China and India’s economies had experienced a flourish of growth, only to come slamming to a halt, leaving the country’s leaders wondering if they are going to slide further down, taking their stock markets and exchange traded funds (ETFs) with them.
Not so long ago, both China and India felt immune to the global recession taking place all around them, and now that the dust is settling, they are fearing the reversal of fortune may be steeper than anyone could have anticipated. The Economist explains that the optimists felt that the two countries were the last hope for the global recession, that they were the engines that would pull us through. Now they are thinking again.
Although both China and India are important components of the world economy, they have their shadows to deal with. India has suffered terrorist attacks, and had once pulled itself away from Pakistan to step up with China as an economic powerhouse and become a success story.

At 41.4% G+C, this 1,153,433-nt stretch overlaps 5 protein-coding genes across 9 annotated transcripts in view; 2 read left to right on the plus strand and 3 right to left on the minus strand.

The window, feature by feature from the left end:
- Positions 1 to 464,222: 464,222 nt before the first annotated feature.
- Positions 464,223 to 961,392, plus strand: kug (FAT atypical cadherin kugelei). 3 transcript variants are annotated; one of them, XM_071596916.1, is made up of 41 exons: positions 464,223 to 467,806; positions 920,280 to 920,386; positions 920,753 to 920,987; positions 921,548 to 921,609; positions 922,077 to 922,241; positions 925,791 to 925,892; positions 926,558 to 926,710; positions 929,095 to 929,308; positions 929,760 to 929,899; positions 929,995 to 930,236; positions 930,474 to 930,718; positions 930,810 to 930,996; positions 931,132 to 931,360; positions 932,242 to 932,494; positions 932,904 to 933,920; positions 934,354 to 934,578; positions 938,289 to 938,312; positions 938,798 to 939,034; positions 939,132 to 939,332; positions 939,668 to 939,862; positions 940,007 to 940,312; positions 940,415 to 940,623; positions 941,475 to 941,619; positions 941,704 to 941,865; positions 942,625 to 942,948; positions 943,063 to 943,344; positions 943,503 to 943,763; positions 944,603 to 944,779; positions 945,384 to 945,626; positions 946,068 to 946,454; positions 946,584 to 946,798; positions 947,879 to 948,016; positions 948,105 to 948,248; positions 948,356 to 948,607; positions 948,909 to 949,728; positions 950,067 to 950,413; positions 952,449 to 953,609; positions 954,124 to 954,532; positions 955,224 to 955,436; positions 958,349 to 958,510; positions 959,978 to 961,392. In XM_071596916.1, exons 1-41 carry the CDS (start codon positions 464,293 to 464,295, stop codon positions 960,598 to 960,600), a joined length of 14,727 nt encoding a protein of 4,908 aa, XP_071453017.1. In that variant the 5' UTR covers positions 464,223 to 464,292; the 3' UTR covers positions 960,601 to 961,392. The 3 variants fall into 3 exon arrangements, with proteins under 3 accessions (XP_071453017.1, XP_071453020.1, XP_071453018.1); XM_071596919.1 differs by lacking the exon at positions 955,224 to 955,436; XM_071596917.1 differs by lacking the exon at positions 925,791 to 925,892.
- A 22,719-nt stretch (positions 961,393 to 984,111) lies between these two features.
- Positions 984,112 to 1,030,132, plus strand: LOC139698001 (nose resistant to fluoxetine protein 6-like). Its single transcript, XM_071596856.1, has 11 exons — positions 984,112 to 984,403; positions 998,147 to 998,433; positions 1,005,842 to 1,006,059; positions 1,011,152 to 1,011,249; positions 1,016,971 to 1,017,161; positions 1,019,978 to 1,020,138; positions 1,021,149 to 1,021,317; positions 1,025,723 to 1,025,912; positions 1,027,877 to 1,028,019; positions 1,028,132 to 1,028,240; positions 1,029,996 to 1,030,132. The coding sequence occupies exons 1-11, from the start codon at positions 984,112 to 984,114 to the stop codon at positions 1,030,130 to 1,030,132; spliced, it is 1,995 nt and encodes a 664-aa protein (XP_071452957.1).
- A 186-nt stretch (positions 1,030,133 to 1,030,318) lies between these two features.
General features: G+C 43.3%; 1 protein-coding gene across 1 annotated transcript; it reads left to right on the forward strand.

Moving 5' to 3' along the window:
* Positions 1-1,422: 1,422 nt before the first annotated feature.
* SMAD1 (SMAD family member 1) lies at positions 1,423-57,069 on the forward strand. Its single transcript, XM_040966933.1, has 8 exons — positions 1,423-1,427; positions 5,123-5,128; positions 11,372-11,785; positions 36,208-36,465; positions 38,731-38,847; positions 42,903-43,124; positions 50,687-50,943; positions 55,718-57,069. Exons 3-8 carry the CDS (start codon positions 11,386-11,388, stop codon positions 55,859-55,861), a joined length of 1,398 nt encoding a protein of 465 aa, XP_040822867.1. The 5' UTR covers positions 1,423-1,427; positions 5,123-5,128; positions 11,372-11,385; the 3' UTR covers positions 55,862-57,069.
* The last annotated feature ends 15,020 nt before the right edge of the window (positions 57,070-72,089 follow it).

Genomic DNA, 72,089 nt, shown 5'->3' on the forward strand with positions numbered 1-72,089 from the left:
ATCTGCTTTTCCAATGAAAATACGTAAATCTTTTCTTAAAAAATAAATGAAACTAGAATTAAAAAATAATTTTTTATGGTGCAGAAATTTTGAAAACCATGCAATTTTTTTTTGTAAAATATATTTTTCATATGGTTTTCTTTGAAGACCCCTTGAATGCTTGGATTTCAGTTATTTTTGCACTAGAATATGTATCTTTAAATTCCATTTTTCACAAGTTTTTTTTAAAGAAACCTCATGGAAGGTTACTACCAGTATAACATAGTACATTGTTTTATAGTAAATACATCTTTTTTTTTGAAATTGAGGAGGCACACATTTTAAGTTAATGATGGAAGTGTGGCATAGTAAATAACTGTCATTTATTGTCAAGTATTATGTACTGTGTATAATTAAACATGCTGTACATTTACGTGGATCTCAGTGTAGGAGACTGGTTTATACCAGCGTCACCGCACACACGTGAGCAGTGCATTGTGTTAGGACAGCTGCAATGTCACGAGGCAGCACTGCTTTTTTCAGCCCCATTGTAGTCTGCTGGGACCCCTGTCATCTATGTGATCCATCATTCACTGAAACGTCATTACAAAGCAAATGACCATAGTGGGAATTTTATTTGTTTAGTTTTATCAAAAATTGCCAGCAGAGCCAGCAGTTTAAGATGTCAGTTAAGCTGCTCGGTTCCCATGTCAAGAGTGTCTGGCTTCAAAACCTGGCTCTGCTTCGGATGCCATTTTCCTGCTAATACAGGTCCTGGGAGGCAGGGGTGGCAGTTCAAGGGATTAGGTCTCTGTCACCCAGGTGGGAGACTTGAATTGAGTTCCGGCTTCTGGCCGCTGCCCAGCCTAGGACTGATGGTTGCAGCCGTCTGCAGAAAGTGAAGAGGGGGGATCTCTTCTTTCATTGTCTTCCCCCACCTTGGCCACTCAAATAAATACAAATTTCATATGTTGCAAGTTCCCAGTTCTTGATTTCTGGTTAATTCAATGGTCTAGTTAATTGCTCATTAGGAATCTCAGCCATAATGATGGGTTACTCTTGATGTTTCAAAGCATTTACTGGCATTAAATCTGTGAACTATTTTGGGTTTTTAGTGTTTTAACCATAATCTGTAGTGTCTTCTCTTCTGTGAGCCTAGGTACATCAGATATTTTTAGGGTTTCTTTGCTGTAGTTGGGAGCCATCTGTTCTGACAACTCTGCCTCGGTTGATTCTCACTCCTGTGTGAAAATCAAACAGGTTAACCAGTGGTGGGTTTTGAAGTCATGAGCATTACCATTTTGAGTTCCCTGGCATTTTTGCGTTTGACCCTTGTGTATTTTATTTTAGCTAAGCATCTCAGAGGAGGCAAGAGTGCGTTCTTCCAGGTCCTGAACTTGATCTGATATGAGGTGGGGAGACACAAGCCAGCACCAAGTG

China has lifted their economy and parts of the country with rapid growth, taking the transformation from farmland peasant to industrialized society in less than a decade. But the numbers don’t match up anymore and there is a massive scale of social turmoil amid the falling trade numbers, declining power generation and a stalled-out GDP.
The main points to watch during the fallout is China’s political reform against the economic change as well as India’s economic price for its democracy. China has the means and the money to pull through and help the rest of the world, however, India may not have any answers to the growing economic problem plaguing the globe.
- First Trust ISE Chindia (FNI): down 61.6% year-to-date
The opinions and forecasts expressed herein are solely those of Tom Lydon, and may not actually come to pass. Information on this site should not be used or construed as an offer to sell, a solicitation of an offer to buy, or a recommendation for any product.